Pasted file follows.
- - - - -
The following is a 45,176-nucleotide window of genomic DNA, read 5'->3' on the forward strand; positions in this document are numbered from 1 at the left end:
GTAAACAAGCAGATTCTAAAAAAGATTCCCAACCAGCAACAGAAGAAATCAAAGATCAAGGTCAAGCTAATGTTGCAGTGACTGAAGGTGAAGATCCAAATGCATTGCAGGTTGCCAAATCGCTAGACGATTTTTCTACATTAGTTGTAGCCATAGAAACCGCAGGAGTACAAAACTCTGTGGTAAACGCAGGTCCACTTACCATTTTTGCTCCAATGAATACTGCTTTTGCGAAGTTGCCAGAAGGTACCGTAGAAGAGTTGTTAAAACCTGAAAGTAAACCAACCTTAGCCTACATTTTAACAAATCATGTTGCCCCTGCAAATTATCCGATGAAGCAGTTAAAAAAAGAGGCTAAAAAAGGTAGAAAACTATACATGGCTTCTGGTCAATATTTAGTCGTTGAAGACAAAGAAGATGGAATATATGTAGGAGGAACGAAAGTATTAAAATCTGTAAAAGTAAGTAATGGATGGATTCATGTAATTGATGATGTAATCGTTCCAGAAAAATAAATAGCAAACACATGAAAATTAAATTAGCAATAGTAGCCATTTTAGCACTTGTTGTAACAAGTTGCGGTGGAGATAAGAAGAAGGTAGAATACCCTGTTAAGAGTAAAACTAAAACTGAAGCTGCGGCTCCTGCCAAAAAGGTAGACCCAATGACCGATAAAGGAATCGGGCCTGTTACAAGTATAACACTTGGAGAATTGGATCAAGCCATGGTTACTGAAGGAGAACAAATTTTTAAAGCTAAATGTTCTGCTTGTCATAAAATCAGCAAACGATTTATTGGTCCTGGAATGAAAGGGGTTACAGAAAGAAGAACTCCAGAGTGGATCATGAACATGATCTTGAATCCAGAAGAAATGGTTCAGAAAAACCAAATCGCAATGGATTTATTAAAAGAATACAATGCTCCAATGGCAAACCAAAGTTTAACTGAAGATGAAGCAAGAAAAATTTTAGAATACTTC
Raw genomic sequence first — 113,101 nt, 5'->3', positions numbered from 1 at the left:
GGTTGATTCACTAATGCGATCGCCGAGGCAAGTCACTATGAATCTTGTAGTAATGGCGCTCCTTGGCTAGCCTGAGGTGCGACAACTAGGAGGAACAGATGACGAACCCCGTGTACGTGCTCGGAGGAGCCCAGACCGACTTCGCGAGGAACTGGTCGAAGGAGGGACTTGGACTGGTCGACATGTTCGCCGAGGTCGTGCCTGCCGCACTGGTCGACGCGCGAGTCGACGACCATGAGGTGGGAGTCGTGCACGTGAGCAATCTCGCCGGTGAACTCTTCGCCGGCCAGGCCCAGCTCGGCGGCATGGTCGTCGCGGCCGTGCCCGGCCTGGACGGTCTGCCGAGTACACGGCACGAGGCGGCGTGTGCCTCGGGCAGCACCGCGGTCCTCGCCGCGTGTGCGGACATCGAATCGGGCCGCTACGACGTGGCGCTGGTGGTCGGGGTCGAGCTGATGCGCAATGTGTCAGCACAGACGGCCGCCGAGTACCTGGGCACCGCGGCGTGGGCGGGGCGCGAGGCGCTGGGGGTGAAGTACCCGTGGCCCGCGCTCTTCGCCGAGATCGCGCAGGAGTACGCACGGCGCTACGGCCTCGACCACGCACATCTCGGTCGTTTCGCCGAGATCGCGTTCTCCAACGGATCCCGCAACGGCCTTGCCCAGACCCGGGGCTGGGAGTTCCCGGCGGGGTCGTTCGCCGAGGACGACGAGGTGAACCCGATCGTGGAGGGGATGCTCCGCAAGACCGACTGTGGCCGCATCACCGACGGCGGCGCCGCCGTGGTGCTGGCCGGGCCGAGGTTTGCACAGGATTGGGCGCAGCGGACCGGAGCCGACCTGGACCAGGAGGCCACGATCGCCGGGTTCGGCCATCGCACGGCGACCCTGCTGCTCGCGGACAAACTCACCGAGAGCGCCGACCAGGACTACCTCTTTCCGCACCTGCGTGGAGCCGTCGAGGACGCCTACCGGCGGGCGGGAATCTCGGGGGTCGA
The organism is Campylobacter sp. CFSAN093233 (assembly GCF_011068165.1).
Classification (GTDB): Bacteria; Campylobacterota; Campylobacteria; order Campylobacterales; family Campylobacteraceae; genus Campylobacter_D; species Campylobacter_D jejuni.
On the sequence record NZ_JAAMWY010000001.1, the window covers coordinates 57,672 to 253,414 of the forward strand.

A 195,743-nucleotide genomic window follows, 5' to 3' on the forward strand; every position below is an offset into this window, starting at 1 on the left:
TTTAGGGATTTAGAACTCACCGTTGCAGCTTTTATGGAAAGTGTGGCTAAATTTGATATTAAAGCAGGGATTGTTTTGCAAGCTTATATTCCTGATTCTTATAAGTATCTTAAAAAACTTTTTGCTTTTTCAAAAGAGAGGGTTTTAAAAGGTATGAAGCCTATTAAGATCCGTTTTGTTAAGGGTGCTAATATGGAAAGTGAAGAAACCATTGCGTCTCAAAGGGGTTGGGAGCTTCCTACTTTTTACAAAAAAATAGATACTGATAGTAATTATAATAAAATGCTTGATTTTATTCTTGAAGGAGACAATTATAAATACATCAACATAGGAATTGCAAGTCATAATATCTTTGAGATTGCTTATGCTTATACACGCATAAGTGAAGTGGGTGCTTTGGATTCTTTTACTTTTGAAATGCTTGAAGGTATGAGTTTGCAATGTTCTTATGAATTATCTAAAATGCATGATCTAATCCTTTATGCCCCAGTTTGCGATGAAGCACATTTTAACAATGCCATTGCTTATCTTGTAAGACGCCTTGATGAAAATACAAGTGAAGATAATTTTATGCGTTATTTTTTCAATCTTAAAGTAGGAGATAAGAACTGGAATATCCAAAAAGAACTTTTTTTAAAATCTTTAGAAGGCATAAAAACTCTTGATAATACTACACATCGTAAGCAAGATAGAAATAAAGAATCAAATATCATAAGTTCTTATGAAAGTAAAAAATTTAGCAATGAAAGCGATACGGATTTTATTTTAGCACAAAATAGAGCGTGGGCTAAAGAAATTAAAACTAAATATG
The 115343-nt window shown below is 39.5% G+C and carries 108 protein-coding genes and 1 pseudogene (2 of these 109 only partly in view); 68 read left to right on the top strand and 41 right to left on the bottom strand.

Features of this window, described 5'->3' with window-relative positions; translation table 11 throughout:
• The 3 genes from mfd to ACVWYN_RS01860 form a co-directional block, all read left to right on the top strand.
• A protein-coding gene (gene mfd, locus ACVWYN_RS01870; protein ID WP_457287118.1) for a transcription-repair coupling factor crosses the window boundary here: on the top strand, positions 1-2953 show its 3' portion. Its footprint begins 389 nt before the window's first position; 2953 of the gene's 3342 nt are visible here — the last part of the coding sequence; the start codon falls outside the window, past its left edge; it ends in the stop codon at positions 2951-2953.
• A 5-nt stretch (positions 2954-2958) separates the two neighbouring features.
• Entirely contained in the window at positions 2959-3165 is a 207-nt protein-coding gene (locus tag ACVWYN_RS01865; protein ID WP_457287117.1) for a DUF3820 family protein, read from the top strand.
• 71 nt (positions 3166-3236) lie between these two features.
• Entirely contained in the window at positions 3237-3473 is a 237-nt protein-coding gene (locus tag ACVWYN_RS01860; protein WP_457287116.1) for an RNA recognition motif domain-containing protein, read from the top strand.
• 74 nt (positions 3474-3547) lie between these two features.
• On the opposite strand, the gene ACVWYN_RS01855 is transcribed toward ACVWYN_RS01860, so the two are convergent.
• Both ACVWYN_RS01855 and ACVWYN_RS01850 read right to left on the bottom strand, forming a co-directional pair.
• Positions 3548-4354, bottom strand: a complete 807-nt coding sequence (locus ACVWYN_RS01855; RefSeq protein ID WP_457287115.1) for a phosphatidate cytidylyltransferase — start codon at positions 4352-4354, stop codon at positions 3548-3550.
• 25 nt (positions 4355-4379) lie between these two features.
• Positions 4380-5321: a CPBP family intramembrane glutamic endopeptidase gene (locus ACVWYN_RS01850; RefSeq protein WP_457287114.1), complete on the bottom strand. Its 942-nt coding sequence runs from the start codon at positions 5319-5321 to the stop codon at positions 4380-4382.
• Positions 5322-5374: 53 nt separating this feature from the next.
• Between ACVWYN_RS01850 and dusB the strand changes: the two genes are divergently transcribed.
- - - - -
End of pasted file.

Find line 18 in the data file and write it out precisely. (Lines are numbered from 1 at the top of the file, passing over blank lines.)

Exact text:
• 74 nt (positions 3474-3547) lie between these two features.